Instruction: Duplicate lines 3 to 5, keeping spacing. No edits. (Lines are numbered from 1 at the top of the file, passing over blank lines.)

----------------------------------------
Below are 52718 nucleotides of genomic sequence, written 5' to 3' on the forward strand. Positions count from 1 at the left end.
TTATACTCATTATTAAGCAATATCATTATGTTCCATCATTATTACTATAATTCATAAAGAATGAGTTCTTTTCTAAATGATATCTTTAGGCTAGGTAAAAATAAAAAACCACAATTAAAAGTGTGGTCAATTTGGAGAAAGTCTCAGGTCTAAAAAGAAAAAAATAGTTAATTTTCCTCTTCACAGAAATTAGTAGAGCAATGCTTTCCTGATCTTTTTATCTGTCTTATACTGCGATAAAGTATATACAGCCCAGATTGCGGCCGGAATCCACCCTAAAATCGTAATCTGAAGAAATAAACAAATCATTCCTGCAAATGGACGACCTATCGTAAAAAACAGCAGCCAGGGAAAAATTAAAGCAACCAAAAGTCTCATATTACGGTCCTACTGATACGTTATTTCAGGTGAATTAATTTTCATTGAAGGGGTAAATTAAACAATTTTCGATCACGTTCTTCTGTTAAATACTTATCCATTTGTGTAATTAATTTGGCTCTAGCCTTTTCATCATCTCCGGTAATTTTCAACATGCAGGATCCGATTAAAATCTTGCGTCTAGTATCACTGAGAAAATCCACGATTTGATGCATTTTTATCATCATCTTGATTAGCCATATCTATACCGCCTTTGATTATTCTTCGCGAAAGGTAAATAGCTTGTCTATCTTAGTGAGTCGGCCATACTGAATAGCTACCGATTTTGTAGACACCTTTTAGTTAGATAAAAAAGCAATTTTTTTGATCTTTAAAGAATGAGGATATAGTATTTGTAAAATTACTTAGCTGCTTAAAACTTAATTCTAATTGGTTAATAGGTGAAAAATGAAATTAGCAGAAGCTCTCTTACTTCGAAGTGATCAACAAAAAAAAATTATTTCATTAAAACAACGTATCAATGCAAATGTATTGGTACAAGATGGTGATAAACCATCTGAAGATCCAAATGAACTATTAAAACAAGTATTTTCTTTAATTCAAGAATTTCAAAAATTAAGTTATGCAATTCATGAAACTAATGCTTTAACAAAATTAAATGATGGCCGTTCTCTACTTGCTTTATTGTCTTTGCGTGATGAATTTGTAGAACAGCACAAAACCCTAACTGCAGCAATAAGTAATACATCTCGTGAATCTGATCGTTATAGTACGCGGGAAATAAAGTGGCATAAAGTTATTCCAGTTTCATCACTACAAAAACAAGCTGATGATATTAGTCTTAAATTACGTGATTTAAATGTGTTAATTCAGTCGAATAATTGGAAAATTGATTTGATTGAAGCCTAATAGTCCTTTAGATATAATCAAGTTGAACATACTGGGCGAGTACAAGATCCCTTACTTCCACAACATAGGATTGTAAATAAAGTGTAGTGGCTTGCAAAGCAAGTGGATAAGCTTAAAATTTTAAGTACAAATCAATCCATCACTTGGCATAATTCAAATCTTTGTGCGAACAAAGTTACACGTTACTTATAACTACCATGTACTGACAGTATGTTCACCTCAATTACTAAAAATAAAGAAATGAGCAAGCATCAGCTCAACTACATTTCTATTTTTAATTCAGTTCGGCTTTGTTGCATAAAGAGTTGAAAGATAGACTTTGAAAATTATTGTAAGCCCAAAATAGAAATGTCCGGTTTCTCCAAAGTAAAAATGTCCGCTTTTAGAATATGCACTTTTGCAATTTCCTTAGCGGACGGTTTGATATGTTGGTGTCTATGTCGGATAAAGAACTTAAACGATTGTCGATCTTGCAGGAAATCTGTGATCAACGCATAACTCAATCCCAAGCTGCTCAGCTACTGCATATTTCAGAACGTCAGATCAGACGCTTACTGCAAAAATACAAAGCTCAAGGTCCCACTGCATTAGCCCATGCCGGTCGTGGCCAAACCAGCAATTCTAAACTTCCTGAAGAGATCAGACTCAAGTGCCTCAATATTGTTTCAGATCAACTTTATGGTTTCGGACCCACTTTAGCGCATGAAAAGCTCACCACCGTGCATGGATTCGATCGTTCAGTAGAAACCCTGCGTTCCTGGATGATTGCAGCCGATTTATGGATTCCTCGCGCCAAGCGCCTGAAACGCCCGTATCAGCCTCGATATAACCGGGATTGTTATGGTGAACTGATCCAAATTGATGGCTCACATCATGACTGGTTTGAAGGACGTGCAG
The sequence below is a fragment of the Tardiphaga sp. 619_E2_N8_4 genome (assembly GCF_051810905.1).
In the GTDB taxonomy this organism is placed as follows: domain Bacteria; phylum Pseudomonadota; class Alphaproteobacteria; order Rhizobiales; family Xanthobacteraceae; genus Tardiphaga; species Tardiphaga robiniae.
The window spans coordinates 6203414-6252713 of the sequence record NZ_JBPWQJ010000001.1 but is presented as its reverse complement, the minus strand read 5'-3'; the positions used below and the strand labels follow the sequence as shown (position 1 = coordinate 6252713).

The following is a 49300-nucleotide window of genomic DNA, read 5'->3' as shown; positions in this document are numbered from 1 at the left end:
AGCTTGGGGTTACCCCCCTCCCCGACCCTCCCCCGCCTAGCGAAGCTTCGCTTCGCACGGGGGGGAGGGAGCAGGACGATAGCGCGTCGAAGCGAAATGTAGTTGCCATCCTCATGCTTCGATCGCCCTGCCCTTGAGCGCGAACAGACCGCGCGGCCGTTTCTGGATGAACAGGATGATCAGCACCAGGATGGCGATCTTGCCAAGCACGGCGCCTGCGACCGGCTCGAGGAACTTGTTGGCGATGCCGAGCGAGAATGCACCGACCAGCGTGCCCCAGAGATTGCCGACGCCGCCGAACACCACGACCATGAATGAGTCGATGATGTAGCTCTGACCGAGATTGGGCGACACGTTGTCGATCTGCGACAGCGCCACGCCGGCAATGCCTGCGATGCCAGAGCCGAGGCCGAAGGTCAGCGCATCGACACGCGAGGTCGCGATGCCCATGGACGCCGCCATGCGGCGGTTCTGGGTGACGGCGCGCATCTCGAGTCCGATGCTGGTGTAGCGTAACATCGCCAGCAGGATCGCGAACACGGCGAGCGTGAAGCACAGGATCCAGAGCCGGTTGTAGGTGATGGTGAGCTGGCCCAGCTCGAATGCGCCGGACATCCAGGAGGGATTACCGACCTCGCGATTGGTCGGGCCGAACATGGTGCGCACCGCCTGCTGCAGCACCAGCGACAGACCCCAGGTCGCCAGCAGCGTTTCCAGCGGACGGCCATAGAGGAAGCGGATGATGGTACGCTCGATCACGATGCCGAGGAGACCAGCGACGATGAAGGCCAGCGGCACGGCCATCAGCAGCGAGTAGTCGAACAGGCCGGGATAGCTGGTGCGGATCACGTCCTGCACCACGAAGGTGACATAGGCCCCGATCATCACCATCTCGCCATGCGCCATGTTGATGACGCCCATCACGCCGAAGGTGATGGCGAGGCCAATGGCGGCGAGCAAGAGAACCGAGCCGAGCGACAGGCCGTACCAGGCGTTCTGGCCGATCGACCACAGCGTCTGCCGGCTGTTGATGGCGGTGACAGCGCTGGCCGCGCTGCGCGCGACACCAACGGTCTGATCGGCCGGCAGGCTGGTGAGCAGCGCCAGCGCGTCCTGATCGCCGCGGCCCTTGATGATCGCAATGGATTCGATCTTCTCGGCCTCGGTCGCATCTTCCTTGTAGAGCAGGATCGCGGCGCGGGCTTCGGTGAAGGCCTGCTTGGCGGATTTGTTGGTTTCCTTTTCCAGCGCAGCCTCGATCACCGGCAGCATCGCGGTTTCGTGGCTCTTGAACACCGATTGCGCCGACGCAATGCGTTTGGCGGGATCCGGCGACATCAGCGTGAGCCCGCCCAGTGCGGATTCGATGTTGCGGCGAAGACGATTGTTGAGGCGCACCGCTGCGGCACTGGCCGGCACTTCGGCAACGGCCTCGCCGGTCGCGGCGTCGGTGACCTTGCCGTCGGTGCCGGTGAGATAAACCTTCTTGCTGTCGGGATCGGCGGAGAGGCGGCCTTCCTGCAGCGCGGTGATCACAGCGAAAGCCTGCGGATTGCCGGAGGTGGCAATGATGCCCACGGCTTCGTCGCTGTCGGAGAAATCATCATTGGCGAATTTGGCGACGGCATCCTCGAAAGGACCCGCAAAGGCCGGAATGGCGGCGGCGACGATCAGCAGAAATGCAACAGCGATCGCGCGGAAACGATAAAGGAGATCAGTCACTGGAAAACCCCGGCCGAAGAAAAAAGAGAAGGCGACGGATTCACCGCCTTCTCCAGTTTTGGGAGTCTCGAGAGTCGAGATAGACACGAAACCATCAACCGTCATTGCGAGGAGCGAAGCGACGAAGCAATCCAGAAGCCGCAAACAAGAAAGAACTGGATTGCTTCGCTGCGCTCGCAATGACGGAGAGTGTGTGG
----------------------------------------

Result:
The sequence below is a fragment of the Tardiphaga sp. 619_E2_N8_4 genome (assembly GCF_051810905.1).
In the GTDB taxonomy this organism is placed as follows: domain Bacteria; phylum Pseudomonadota; class Alphaproteobacteria; order Rhizobiales; family Xanthobacteraceae; genus Tardiphaga; species Tardiphaga robiniae.
The window spans coordinates 6203414-6252713 of the sequence record NZ_JBPWQJ010000001.1 but is presented as its reverse complement, the minus strand read 5'-3'; the positions used below and the strand labels follow the sequence as shown (position 1 = coordinate 6252713).